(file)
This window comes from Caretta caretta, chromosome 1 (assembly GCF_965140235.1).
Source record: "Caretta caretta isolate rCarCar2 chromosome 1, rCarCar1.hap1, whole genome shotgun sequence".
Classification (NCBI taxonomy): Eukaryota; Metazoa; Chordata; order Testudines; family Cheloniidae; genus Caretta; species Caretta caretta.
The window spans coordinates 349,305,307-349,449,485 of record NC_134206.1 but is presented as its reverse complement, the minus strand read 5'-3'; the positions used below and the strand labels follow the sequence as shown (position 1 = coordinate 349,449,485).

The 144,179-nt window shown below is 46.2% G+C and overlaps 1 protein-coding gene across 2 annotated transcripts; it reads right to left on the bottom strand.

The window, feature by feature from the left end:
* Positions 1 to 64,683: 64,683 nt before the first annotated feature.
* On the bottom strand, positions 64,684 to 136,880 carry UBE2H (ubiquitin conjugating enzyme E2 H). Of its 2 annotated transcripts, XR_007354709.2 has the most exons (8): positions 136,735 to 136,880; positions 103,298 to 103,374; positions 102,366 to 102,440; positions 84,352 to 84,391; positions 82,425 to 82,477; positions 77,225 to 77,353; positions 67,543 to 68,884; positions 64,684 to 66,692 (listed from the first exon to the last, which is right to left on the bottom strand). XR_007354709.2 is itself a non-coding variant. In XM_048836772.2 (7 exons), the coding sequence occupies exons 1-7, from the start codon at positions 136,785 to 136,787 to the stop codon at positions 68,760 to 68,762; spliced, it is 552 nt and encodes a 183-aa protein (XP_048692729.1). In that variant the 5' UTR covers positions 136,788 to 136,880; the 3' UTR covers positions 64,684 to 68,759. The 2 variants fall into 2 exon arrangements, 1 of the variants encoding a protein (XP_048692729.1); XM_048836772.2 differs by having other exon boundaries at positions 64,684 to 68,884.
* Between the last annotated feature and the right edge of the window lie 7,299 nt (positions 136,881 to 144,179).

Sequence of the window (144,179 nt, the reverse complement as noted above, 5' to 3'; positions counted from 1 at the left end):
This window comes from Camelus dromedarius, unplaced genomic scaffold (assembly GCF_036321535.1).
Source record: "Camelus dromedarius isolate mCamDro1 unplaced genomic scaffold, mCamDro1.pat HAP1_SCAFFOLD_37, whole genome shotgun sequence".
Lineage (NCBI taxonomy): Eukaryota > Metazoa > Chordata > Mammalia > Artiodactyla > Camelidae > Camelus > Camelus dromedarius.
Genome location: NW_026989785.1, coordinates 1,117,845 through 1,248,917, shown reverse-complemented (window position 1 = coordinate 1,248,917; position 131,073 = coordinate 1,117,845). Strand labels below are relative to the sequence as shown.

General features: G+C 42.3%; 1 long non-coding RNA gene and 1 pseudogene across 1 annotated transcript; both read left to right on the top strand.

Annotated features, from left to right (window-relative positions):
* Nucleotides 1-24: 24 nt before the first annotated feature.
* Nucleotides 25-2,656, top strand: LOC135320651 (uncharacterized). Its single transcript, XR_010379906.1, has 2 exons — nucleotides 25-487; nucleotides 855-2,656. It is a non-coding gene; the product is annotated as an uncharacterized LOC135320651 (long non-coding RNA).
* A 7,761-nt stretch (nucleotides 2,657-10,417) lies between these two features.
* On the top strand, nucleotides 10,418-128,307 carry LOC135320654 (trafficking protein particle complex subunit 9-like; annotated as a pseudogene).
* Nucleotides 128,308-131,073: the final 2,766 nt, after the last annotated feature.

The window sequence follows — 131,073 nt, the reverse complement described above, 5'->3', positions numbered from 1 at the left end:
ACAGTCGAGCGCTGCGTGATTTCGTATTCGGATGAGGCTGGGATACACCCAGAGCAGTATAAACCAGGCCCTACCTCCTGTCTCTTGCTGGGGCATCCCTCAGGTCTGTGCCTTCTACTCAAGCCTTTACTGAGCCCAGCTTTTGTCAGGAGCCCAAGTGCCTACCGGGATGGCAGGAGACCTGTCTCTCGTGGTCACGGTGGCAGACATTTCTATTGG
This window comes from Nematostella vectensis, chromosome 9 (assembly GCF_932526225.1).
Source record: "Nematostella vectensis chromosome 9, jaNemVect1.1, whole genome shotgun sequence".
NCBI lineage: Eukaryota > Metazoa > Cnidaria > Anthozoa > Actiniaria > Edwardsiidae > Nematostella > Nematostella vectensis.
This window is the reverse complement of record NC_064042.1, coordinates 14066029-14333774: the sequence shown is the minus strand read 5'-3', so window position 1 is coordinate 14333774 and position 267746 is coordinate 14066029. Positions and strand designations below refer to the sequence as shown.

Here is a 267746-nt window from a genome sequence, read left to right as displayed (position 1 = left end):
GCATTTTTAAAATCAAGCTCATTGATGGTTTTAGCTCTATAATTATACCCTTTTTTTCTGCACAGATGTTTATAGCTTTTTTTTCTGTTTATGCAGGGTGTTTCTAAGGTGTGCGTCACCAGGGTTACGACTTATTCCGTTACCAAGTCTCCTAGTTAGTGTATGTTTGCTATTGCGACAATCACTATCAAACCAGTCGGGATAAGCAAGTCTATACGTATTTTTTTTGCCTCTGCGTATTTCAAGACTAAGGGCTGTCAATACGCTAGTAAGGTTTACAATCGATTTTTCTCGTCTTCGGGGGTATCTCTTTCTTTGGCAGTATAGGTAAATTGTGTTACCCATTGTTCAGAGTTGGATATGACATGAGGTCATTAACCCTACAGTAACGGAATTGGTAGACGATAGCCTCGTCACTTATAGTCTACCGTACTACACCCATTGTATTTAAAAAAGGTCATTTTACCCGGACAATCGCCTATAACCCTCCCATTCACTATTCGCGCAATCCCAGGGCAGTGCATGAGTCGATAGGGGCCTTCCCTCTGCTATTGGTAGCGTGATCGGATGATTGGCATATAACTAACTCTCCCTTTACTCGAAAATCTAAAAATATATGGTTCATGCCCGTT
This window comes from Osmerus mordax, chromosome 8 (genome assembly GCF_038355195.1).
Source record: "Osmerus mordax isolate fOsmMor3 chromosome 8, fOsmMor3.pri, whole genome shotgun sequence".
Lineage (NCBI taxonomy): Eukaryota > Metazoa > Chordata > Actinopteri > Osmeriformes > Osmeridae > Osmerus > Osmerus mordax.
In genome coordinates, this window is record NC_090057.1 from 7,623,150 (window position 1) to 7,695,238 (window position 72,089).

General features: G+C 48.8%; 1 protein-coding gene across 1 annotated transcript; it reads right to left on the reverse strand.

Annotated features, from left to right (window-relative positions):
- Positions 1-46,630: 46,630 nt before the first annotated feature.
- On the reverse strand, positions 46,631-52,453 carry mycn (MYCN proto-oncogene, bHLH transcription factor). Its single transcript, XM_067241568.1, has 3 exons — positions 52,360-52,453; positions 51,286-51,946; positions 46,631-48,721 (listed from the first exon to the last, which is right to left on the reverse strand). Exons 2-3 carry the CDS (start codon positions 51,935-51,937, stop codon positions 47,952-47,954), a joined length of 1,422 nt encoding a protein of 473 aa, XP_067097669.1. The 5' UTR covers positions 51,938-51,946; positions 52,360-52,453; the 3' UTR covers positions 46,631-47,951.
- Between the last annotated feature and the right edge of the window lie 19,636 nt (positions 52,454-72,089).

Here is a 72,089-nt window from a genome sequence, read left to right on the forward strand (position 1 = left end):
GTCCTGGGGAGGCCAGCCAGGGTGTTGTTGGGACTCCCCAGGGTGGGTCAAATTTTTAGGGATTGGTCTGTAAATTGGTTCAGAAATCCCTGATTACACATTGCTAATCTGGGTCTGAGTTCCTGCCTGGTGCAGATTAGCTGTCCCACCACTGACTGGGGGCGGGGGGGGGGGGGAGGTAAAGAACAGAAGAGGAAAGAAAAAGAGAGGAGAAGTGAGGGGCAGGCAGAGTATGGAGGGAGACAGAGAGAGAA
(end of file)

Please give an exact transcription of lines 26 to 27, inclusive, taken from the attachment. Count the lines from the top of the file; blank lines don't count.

NCBI lineage: Eukaryota > Metazoa > Cnidaria > Anthozoa > Actiniaria > Edwardsiidae > Nematostella > Nematostella vectensis.
This window is the reverse complement of record NC_064042.1, coordinates 14066029-14333774: the sequence shown is the minus strand read 5'-3', so window position 1 is coordinate 14333774 and position 267746 is coordinate 14066029. Positions and strand designations below refer to the sequence as shown.